In order to avoid negative outcomes such as the ones mentioned above, arbitration is recommended. For arbitration to yield positive results, certain principles need to be observed. The tenets support impartiality, centrality, party autonomy, neutrality and procedural flexibility (Dechert LLP 2013). As one of the principles, neutrality demands that arbitrators should adopt non-biased procedures/rules to arrive at a just solution to a dispute (Dechert LLP 2013). As for the aspect of centrality, counterparties need to agree on exclusive arbitration if a contractual matter is disputed (Dechert LLP 2013). Having a single arbitration forum negates the possibility of one dispute being determined in different forums. It is also necessary that arbitral awards are not only binding, but also final. However, for the awards to be effective, grounds for appeal must be limited. Finally, it is noted that arbitrators enjoy broad autonomy in terms of agreeing on rules, procedures and time frames. Such provisions enhance autonomy and flexibility in the process.
The question of whether the arbitration system is helpful has been deliberated by Dechert LLP (2013). This author concedes that historically, parties involved in international financial transactions refer to the jurisdiction of New York or English courts. Without any doubt, the dependence on the jurisdiction was logical given the dominance of New York or English cities in international business. It is also highlighted that financiers from the cities had significant power in making reference to foreign parties. Hence, they were in a commanding position to influence the choice of procedures/laws. Unlike in the past, the financial landscape has dramatically changed. Thus, the demands of international users are no longer the same as they were two decades ago. In particular, at the moment, big business transactions are being carried out in different frontiers. Hence, players from the English and American centers can no longer claim monopolistic power over the markets.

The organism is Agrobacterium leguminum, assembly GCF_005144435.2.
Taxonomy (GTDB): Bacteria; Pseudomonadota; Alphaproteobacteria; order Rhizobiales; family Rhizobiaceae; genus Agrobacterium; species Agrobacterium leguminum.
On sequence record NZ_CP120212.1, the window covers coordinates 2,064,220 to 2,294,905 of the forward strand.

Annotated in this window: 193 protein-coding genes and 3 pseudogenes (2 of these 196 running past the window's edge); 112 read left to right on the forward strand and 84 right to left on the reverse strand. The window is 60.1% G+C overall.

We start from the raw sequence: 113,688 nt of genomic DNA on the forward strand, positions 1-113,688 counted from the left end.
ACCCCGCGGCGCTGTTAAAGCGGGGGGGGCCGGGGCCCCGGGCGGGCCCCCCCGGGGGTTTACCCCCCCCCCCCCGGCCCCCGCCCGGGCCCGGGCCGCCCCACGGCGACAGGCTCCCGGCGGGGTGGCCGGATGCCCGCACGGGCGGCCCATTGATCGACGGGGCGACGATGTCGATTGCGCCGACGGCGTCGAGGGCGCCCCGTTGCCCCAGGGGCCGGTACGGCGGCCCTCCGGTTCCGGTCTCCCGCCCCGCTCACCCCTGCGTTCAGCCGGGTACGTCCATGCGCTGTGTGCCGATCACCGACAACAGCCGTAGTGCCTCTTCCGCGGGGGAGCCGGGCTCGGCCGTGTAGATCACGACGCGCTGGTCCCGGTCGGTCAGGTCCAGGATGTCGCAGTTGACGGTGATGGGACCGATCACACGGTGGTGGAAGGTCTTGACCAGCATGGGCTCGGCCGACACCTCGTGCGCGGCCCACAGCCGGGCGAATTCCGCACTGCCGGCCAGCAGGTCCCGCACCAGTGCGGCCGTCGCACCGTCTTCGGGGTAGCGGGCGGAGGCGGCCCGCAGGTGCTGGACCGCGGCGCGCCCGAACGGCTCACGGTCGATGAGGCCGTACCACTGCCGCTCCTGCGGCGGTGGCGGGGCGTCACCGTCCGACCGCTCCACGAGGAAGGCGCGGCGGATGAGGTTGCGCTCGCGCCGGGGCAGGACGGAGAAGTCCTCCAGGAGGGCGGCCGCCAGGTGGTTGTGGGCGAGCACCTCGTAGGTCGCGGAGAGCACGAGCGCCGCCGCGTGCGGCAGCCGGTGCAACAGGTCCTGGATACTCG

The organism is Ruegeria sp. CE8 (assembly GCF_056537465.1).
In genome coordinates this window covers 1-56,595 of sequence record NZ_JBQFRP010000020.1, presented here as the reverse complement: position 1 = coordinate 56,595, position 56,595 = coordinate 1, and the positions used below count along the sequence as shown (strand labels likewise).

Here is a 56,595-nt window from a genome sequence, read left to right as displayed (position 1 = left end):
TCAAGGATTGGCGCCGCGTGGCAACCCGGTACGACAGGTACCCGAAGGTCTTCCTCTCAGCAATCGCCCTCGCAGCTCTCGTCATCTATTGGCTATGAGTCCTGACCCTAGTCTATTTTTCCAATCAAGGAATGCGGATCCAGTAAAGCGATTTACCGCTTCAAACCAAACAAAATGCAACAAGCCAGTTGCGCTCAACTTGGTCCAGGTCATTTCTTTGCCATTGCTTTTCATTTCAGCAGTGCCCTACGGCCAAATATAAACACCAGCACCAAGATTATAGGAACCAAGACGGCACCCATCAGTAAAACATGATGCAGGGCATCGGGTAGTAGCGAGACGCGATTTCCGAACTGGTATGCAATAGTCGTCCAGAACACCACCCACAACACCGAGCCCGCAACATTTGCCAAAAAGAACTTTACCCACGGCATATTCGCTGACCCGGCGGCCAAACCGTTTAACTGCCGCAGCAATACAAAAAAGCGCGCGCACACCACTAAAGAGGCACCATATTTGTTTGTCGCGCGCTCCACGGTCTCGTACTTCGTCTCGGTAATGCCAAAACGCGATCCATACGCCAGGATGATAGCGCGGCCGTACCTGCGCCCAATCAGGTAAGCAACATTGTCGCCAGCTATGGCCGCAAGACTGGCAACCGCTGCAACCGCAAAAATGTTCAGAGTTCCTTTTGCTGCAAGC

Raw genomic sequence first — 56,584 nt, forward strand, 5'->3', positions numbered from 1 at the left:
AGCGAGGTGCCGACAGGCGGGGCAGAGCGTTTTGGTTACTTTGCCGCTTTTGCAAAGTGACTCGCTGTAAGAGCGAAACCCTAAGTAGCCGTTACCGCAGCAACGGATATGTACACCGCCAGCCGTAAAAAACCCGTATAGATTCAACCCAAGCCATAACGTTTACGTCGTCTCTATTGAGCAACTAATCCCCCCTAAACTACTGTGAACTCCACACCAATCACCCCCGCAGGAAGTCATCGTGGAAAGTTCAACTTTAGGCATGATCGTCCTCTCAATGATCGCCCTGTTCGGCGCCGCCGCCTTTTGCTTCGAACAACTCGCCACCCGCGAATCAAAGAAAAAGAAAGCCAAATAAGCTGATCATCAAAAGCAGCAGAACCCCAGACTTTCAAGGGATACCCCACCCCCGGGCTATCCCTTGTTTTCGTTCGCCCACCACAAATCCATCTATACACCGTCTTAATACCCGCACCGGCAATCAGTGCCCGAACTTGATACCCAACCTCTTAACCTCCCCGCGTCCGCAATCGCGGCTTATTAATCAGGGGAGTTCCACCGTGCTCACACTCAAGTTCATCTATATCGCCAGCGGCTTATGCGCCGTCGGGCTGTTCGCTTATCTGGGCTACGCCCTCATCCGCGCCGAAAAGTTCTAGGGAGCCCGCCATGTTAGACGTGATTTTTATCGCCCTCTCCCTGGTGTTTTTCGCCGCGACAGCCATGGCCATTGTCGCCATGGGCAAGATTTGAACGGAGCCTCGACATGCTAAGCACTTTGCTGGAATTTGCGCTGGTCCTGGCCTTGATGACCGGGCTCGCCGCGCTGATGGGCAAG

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From the above discussion, the reliance on international arbitration as a dispute resolution approach in international financial engagements has increased. The main reason is the flexibility and ease that arbitration brings compared to litigation. Hence, arbitration is a compromising method to counterparts in financial transactions. Secondly, enforcement is a major consideration. Common knowledge indicates that a debt has value based on the ability to recover it. Referring to the New York Convention, it shows that arbitral awards are to be enforced as if they were judgments in domestic courts. The provisions make arbitration a viable option to litigation.
Although Master Agreement is a useful document in the financial commercial markets, it is long-term due to the burdensome negotiation process involved. Despite these concerns and some others, it should be highlighted that once signed, the agreement covers future transactions between the parties. Thus, in upcoming engagements, the parties will not have to go back to negotiations. Rather, they will refer to the initial deal, or make minor alterations as dictated by circumstances. Thus, in the long run, the agreement is both cost and time effective as it saves both of them.